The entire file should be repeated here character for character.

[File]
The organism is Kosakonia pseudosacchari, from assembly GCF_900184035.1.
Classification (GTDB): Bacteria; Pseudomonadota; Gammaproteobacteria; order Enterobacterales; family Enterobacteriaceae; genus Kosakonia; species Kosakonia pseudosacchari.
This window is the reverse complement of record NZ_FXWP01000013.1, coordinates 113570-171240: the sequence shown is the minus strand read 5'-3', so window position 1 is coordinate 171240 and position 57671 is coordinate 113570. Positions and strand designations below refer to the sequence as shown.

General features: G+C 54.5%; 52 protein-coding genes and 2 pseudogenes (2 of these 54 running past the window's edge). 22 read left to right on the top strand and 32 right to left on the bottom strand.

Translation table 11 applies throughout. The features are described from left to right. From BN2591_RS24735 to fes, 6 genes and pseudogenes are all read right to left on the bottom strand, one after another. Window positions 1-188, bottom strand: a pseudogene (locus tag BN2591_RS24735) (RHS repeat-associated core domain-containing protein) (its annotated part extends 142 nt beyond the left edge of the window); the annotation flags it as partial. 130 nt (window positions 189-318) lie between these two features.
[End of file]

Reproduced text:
The organism is Kosakonia pseudosacchari, from assembly GCF_900184035.1.
Classification (GTDB): Bacteria; Pseudomonadota; Gammaproteobacteria; order Enterobacterales; family Enterobacteriaceae; genus Kosakonia; species Kosakonia pseudosacchari.
This window is the reverse complement of record NZ_FXWP01000013.1, coordinates 113570-171240: the sequence shown is the minus strand read 5'-3', so window position 1 is coordinate 171240 and position 57671 is coordinate 113570. Positions and strand designations below refer to the sequence as shown.

General features: G+C 54.5%; 52 protein-coding genes and 2 pseudogenes (2 of these 54 running past the window's edge). 22 read left to right on the top strand and 32 right to left on the bottom strand.

Translation table 11 applies throughout. The features are described from left to right. From BN2591_RS24735 to fes, 6 genes and pseudogenes are all read right to left on the bottom strand, one after another. Window positions 1-188, bottom strand: a pseudogene (locus tag BN2591_RS24735) (RHS repeat-associated core domain-containing protein) (its annotated part extends 142 nt beyond the left edge of the window); the annotation flags it as partial. 130 nt (window positions 189-318) lie between these two features.